Home » Finding sisterhood, and good food, in plant-based eating

Finding sisterhood, and good food, in plant-based eating

CHICO — This column has studied the ways being vegan can affect social life, particularly when you consider how social stereotyping impacts perceptions of this way of eating. This time I wanted to look at specifically standing by other vegan women, because there’s a definite set of stereotypes out there we deal with already.

More often that not it tends to rub people the wrong way when you start talking about being vegan, and to be fair there are lots of ways to handle the subject so you can’t be accused of coming off as pretentious. It particularly rubs some people the wrong way if you also mention you’re a feminist — and as a woman, it can become a different conversation entirely because you’re dealing with a range of preset judgements based on that person’s philosophies and perceptions of the world.

There’s been a lot written about how being vegan has been feminized or treated as just another women’s diet fad, and you see a lot of hostile stereotyping as a result of that in both the in-person and virtual social realms. That’s why I think it helps that we first acknowledge it and know how to stand by other women facing the same range of stereotypes.

It’s important to acknowledge that being feminist and being vegan do not by any means go hand in hand, although people often seem to assume the two philosophies are connected. Being feminist does not necessarily mean you are making other lifestyle choices based on the knowledge of how historically dominant societies have functioned using the labor of other societies or disproportionately distributing labor on women or people of color.

However, I have found that often, once you begin to understand how tightly interwoven these systems are, intersectional feminists may consider how individual choices play out and might choose to participate less. They might avoid things that aren’t fair trade or mass produced items, which may extend to boycotting animal products.

I’m also not suggesting all vegans may become feminist, either. It’s simply important to understand why social stereotypes play a part in why female vegans often have a tough time being accepted in more traditional circles, which if you’re already feminist, you may be familiar with. I have written before about how traditional gender roles are sold to us in advertising all the time and that often plays out with meat being marketed to overtly masculine viewpoints, with commercials aimed at men dripping with wings, bacon, grease-soaked sausages and so many burgers.

After enough time studying how popular culture and associated media refine these images and ideas, you see more intersections between how traditional associations with femininity, and being vegetarian or vegan, involve being weak or emotional, whereas the meat consuming male is usually portrayed as powerful, reasonable and determined. Seeing more male vegan chefs and influencers helps bust the ridiculous nature of these stereotypes, but it’s just as important that we celebrate the multi-faceted complexity of women, of cultural and ethnic differences and why some might or might not be vegan, and work to support each other in those differences. In that work is where being feminist can overlap with the issues of this lifestyle, with intersectional feminism and feminist theory.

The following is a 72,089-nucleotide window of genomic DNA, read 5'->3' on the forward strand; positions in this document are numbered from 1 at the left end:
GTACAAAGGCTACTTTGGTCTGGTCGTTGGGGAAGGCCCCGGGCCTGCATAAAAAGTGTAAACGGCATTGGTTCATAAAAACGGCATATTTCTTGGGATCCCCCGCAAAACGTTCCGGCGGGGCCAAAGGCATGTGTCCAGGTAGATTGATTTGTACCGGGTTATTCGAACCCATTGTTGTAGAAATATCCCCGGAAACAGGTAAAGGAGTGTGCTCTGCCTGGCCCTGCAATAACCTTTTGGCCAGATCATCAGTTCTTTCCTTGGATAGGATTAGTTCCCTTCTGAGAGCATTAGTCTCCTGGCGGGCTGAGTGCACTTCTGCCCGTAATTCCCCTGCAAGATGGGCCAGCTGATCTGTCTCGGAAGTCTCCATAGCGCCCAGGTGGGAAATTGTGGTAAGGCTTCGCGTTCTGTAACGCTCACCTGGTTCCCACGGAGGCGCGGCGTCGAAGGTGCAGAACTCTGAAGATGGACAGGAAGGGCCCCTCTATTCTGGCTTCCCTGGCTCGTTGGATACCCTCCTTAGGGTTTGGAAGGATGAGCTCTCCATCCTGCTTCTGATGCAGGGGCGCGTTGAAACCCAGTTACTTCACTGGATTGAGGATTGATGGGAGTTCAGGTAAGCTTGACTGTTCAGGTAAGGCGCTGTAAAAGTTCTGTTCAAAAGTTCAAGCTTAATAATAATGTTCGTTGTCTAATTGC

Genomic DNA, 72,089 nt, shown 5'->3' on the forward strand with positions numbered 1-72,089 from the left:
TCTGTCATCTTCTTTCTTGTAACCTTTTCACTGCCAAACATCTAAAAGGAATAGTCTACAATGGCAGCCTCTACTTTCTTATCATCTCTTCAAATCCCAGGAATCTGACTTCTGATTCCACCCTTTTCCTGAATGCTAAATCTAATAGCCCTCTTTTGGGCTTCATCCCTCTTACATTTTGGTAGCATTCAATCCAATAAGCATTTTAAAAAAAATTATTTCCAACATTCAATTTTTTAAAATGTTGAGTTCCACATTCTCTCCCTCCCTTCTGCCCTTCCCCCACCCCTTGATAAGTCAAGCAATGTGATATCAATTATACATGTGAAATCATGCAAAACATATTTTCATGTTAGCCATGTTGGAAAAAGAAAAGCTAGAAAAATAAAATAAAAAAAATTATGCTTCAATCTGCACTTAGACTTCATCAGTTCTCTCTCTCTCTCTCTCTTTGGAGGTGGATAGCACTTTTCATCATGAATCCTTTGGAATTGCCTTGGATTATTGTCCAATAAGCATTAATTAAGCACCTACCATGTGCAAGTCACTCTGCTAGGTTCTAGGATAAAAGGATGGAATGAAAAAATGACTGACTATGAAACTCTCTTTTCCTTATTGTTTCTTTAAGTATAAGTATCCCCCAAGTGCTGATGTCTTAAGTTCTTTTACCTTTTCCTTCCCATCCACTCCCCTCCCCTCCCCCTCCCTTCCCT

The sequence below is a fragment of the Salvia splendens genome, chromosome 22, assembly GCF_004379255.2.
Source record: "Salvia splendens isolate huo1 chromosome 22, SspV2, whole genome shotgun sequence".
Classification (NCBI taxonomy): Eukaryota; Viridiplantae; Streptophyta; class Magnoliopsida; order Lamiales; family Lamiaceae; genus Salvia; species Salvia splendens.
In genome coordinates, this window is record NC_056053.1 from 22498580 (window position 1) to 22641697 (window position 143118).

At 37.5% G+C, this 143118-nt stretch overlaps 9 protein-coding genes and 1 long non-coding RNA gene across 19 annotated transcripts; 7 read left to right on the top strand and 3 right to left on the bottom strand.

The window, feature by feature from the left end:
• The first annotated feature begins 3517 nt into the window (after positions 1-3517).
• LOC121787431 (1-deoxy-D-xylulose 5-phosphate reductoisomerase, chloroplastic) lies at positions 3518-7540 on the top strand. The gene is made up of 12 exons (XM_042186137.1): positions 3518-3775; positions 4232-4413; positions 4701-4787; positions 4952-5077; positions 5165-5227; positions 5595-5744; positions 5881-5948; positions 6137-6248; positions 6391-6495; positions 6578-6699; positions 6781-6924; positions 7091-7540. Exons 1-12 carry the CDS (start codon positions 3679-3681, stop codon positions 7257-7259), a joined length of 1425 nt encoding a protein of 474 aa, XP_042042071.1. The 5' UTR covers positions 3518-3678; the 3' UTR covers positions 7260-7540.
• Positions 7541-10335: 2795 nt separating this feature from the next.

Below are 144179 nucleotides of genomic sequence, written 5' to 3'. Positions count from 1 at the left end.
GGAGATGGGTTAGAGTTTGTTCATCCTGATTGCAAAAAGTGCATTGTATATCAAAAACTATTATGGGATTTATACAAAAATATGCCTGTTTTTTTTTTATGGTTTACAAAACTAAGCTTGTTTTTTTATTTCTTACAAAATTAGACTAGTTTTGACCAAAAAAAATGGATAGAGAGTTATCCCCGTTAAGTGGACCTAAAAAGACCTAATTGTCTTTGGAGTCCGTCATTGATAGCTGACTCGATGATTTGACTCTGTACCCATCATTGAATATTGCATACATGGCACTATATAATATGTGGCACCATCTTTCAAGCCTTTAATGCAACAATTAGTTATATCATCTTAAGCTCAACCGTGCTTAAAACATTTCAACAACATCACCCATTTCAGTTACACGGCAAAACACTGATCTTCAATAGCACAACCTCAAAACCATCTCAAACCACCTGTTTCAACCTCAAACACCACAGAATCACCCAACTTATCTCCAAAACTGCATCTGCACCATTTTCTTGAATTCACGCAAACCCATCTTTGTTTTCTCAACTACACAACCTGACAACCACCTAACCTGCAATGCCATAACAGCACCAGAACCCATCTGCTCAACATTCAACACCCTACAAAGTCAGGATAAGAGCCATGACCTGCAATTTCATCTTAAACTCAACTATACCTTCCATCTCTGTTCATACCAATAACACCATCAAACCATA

All that being said, over time I have met more and more women from various walks and stages in life who have discussed various ways these debates have affected their daily life or their own perceptions of themselves. Here is hoping that a sisterhood found in both understanding how social gender roles influence us, and social pressures around what we eat, can lead to a stronger support network for each other as we navigate an incredibly confusing post-third wave landscape.

Make tapas vegan

After over a year in a pandemic, I am missing Spain after two years since first traveling there and have thought fondly of days enjoying tapas in the Barcelona sun. Since finding eats that are entirely vegan can be hard there, I have tried my hand making my own at home to satisfy the cravings. Here are three ideas for Catalan tomato bread, “sausage” and veggie skewers and stuffed baked peppers.

Start with vegan sourdough, spread with vegan cream cheese or olive oil spread and sun dried tomatoes. Sprinkle with fresh or dried basil and warm in the microwave for 30-40 seconds, or in an oiled pan for at least two minutes.

For a dish of fried skewers, alternate sliced vegan sausage, sweet peppers and sliced mushrooms on skewers. Place several skewers at a time in a frying pan with heated olive oil and turn frequently while cooking for about 4-6 minutes until peppers soften and sausage is browning. Season with salt and pepper to taste.

For Spanish-style stuffed peppers, prepare long grain white rice ahead of time, then combine with onions, parsley, fresh garlic and olive oil in the bottom of a baking dish in your oven, adding tomato paste. Add garbanzo beans or pine nuts if desired. Simmer well for 20 minutes until liquid is absorbed. Place rice inside hollowed bell peppers, coat the peppers in oil and return to the oven for 25-30 minutes.


Please check out the new pop up delicatessen in Chico, inspired by northern Italy cuisine which offers vegan meal items, Cucina Merculina. The merchant can be found on Instagram at @cucinamerculina for details on where they will appear next.

Natalie Hanson was inspired to write this biweekly column after meeting more vegans in Chico and seeing the need for representation in the north valley. Send vegan-friendly restaurant or business recommendations her way to [email protected] or visit @northvalleyvegan on Instagram for more recipes.